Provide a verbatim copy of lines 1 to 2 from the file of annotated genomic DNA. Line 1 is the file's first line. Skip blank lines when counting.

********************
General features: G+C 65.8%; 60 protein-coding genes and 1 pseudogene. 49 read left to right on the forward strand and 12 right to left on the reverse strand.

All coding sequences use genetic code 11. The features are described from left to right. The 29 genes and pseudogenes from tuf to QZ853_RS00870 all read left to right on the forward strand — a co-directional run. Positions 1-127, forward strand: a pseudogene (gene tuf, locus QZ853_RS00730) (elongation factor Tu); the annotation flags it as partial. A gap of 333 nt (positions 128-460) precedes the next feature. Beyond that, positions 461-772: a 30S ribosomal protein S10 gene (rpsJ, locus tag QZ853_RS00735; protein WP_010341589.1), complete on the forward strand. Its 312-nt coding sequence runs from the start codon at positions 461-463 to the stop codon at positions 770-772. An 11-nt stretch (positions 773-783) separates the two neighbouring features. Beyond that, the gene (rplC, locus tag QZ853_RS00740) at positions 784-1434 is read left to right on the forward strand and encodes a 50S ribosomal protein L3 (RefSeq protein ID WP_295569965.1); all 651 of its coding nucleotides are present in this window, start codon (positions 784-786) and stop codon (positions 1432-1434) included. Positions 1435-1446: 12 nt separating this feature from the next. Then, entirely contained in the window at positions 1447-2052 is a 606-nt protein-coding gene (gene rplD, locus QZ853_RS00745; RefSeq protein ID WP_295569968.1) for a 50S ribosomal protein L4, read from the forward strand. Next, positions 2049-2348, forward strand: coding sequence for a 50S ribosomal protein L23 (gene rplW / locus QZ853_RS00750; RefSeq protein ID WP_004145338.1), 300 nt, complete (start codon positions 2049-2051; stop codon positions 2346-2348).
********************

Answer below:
General features: G+C 65.8%; 60 protein-coding genes and 1 pseudogene. 49 read left to right on the forward strand and 12 right to left on the reverse strand.

All coding sequences use genetic code 11. The features are described from left to right. The 29 genes and pseudogenes from tuf to QZ853_RS00870 all read left to right on the forward strand — a co-directional run. Positions 1-127, forward strand: a pseudogene (gene tuf, locus QZ853_RS00730) (elongation factor Tu); the annotation flags it as partial. A gap of 333 nt (positions 128-460) precedes the next feature. Beyond that, positions 461-772: a 30S ribosomal protein S10 gene (rpsJ, locus tag QZ853_RS00735; protein WP_010341589.1), complete on the forward strand. Its 312-nt coding sequence runs from the start codon at positions 461-463 to the stop codon at positions 770-772. An 11-nt stretch (positions 773-783) separates the two neighbouring features. Beyond that, the gene (rplC, locus tag QZ853_RS00740) at positions 784-1434 is read left to right on the forward strand and encodes a 50S ribosomal protein L3 (RefSeq protein ID WP_295569965.1); all 651 of its coding nucleotides are present in this window, start codon (positions 784-786) and stop codon (positions 1432-1434) included. Positions 1435-1446: 12 nt separating this feature from the next. Then, entirely contained in the window at positions 1447-2052 is a 606-nt protein-coding gene (gene rplD, locus QZ853_RS00745; RefSeq protein ID WP_295569968.1) for a 50S ribosomal protein L4, read from the forward strand. Next, positions 2049-2348, forward strand: coding sequence for a 50S ribosomal protein L23 (gene rplW / locus QZ853_RS00750; RefSeq protein ID WP_004145338.1), 300 nt, complete (start codon positions 2049-2051; stop codon positions 2346-2348).